The program is definitely written for Christian schools, but they have adapted it some for the homeschoolers too.  

What I like about it:  I love the idea of teaching worldview at this age, and I like their materials.  I love how you are working through knowledge of the scripture, and applying it to the real world.  I'm very impressed with the materials.  I like that they do have separate packages for homeschoolers instead of having to do the whole school thing.  The price is certainly better this way!  I love the very extensive samples available online... but I have to add that I found the samples far more overwhelming than I found the materials when I actually tried to use them. (see my next blog post, on my first week)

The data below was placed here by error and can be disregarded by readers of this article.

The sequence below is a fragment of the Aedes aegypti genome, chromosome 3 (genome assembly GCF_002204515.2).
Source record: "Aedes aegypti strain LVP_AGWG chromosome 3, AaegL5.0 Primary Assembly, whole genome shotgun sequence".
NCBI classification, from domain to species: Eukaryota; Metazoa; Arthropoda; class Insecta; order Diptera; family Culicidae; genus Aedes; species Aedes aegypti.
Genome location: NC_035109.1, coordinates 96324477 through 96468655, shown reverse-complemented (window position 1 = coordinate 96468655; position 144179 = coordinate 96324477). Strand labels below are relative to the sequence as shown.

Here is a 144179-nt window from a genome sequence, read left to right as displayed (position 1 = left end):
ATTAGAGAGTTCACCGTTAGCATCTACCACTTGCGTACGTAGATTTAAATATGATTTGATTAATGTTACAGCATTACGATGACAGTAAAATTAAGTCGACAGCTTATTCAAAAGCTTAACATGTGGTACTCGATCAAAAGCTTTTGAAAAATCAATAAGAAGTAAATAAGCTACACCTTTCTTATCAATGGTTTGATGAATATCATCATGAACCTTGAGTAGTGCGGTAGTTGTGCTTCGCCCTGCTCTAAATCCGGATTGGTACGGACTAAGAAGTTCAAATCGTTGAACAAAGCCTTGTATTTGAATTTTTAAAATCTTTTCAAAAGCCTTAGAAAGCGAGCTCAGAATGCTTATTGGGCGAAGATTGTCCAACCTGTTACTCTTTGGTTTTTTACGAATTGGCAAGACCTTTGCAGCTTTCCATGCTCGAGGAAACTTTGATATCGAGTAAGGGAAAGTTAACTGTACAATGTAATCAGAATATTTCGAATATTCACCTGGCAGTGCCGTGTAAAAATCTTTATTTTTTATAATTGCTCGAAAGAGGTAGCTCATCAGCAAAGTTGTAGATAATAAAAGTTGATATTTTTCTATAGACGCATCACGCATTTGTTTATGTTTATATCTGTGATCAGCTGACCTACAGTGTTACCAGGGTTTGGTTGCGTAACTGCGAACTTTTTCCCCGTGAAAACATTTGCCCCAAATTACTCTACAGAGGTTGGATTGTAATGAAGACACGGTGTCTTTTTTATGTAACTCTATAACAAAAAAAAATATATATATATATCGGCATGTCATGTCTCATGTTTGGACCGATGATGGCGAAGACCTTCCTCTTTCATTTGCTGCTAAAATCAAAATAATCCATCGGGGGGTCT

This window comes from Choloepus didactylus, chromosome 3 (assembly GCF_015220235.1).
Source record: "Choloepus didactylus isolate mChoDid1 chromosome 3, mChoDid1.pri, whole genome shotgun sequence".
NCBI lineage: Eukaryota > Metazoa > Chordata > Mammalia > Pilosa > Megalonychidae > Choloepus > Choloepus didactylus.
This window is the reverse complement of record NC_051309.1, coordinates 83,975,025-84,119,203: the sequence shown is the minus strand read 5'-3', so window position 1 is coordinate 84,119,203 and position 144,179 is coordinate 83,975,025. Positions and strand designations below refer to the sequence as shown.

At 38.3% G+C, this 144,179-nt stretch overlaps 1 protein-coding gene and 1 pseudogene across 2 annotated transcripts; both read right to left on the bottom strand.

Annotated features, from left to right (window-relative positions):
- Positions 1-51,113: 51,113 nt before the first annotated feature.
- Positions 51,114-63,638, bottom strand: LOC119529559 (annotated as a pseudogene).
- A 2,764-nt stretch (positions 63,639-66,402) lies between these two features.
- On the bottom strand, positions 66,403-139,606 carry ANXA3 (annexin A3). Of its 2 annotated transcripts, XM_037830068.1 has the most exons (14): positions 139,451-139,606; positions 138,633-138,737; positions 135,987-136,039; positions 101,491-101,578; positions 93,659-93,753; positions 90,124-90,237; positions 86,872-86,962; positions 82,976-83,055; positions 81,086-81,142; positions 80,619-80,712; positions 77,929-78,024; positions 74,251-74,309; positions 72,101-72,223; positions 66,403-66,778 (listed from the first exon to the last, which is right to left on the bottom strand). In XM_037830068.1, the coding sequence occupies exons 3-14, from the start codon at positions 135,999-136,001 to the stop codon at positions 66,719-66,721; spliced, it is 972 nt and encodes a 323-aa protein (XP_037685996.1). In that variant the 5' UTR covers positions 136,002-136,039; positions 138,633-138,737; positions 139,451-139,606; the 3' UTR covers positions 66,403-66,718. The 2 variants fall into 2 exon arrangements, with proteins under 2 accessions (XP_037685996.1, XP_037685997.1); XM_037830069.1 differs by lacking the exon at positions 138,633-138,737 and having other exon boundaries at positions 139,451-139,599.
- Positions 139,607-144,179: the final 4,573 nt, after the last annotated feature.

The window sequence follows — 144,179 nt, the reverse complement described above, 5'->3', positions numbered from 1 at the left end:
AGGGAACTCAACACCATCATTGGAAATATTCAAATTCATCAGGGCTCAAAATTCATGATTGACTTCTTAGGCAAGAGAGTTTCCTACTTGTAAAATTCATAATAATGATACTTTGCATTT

What I don't like:  there is SO MUCH material, and it is intimidating.  I stared at it for ages trying to figure out where to start.  It is definitely written for a school setting, with modifications on stickers for homeschoolers -- but some aspects of the "school" point of view are still there.  It is a fair amount of money, but you get a HUGE stack of material, so in terms of dollars per page, well, you are getting a bunch for the money.  I'm not hugely impressed with the student workbook, and I'm glad I decided that my two could share... I do need to add that I am impressed with the older level workbooks (4th and 5th grades) though, from the samples on the website, and I probably will get a second workbook for level 3, as that one looks okay.